Those extra hormones are also bad for your body in other ways as they can play into health issues that affect sleep such as weight gain, insulin resistance, pain, sleep apnea, and heart disease. And let’s not forget how stress can weaken your immune system.
Loneliness is linked to fragmented sleep
Studies have found that the lonelier people feel the more their sleep is fragmented or broken up during the night.
These awakenings can affect the amount of deep restful sleep you get, leaving you feeling in the morning as if you didn’t sleep at all.
Loneliness can leave you feeling depressed which is also bad for sleep
It’s likely not a surprise that loneliness is linked to higher rates of anxiety and depression.
Unfortunately, depression and sleep problems are closely linked. In fact, 75 percent of adult patients fighting depression also have trouble falling asleep and staying awake.
So, depression can lead to poor sleep.
And poor sleep unfortunately increases your risk for insomnia.
If you’re not careful, you can get into a downward spiral.
What to avoid when you’re feeling too lonely to sleep
If you’re struggling with loneliness and sleep, it’s important to avoid doing anything that can make things worse.
We’ve talked about how hard stress, anxiety, and depression are on sleep.
So, for starters, you want to avoid spinning your wheels thinking about your loneliness. As simple as it sounds, you want to shift your focus from loneliness and depressing thoughts to things that can aid the transition to sleep.
You also need to be careful how you pass the time. Some activities can actually make it harder to fall asleep.
Some things you want to avoid are:
- anything too stimulating
- foods that interfere with sleep such as caffeinated beverages, alcohol, and unhealthy snacks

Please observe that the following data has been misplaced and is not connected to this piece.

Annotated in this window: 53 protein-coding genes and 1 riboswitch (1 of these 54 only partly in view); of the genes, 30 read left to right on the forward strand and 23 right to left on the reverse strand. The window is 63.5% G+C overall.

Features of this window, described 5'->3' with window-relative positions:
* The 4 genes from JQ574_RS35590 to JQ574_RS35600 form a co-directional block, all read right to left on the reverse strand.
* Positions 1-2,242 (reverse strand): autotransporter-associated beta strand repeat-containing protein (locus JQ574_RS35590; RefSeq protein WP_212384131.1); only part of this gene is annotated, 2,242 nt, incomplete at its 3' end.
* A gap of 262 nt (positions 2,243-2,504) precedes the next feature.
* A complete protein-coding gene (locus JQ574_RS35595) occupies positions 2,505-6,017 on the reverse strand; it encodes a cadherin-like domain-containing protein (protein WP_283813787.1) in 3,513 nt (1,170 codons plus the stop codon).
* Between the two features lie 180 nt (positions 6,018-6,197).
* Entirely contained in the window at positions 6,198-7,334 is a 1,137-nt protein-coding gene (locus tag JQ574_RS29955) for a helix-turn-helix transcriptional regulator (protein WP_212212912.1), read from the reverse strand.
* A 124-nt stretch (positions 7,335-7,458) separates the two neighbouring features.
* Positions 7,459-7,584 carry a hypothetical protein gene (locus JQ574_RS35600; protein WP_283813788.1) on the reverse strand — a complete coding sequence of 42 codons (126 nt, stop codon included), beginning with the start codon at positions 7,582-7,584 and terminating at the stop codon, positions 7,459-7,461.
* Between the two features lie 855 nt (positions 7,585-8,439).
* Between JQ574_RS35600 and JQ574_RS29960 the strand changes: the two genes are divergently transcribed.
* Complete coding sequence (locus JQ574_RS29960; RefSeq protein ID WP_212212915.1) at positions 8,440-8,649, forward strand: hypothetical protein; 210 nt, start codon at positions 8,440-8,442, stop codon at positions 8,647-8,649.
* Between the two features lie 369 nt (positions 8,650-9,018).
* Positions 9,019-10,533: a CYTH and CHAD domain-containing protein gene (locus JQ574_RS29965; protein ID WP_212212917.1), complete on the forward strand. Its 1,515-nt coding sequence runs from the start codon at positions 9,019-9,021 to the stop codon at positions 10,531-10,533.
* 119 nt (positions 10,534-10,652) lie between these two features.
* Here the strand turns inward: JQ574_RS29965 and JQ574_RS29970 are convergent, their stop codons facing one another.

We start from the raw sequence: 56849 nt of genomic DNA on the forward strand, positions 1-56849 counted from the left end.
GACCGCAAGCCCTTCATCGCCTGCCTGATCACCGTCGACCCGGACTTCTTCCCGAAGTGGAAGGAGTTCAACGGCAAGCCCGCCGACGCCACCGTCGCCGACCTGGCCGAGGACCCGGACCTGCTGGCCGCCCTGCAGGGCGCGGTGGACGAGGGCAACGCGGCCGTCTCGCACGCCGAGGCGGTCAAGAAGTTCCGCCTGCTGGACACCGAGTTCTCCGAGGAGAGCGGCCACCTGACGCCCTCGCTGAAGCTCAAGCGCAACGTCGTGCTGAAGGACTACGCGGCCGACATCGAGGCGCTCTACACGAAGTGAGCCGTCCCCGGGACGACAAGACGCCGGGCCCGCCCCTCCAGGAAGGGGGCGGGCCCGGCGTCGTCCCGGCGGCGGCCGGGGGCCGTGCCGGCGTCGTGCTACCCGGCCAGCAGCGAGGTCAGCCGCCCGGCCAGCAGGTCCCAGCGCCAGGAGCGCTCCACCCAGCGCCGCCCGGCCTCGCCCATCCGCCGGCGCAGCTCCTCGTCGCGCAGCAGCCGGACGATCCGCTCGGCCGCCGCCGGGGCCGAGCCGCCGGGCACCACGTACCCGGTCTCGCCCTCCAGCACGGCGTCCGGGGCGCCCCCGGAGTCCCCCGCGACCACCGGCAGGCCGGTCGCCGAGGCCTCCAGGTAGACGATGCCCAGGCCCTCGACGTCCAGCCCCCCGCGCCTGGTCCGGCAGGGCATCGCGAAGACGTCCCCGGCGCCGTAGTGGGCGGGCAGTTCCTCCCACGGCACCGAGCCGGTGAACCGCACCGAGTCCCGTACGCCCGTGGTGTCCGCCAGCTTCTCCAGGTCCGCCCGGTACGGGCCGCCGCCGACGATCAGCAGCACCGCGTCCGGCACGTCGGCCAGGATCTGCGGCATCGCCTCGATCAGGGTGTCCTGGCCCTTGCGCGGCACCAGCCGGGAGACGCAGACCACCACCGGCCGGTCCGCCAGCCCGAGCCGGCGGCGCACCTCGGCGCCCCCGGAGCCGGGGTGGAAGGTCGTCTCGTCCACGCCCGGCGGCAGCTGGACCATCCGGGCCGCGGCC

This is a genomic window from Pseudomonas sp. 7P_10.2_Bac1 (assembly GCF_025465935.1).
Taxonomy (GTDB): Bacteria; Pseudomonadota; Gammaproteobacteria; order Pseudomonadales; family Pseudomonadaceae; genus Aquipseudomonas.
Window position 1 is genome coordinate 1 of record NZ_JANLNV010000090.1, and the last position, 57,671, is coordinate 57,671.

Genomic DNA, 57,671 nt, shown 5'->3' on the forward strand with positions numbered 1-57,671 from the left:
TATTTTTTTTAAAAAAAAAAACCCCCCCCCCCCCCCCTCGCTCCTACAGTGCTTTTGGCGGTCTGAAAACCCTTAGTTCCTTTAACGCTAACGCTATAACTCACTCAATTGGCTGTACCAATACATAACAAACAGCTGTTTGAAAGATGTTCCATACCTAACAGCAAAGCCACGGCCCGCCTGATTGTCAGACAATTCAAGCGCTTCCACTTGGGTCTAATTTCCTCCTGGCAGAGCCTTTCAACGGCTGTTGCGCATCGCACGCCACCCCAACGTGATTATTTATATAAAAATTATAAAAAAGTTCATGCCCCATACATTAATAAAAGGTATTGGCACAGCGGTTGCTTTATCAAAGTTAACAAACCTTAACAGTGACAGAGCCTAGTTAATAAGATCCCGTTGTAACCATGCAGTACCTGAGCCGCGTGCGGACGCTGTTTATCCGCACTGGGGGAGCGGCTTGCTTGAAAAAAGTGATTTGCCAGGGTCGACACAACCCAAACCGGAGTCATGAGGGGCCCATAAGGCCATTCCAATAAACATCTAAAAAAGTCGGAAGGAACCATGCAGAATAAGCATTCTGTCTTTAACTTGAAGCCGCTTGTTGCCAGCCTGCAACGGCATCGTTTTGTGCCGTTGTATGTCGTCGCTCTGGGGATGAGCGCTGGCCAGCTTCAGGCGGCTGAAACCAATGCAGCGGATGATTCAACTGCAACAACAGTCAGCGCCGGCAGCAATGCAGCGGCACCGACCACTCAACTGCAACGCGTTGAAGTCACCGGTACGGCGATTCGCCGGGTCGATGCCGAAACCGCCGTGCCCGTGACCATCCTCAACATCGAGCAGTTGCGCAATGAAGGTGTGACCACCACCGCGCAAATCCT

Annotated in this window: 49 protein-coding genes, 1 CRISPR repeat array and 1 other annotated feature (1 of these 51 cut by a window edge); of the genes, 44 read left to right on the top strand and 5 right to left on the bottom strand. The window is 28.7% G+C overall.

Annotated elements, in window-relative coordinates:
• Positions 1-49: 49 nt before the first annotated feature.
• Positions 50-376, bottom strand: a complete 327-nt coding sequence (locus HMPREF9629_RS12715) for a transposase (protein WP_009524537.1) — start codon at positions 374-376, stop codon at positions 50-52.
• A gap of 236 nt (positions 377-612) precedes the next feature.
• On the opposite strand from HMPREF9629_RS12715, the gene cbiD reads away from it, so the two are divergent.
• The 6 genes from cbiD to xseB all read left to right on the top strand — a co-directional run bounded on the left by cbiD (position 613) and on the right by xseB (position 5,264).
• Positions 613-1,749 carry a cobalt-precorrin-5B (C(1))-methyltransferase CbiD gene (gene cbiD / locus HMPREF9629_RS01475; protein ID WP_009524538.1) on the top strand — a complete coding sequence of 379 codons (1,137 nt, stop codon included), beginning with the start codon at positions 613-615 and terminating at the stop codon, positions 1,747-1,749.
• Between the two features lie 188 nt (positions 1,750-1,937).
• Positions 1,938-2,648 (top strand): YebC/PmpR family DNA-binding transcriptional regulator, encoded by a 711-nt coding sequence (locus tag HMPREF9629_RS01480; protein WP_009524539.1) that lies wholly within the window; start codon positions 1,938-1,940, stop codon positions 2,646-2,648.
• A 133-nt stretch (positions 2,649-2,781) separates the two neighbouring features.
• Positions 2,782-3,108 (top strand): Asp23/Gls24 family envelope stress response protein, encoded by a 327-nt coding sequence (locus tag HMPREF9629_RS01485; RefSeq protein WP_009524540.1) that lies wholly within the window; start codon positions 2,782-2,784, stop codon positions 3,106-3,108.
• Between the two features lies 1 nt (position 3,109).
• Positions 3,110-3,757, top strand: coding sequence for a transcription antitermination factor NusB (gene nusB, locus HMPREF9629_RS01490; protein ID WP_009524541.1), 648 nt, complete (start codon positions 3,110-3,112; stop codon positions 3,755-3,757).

- bright electronic screens (TVs, tablets, smartphone)
- binging on TV, YouTube, and social media
- sad or depressing content on TV, online, or music
YouTube and social media are especially dangerous since they’re so addictive and it’s so easy to be taken down endless rabbit holes.
14 remedies worth a try if you’re too lonely to sleep
Okay, we finally get to the good news – there’s plenty of things that can help if you’re feeling too lonely to sleep.
Regardless of why it’s happening to you, you’re not the only one and there’s a wide range of remedies to mix and match:
1) Have a great pre-bedtime routine
The goal of what you do during the evening is to prepare your mind and body for sleep. That makes it important to allow time for you to transition from the stress and worries of the day so that you’re as relaxed as possible at bedtime.
We’ve already talked about how doing the wrongs can make this transition harder. So, structure your evening with relaxing activities that will keep you busy and keep your mind off of loneliness such as a funny movie.
2) Light reading
Reading can take your mind off things, be sure to avoid those page turners that can keep you up too late.
Look for something fun or inspirational.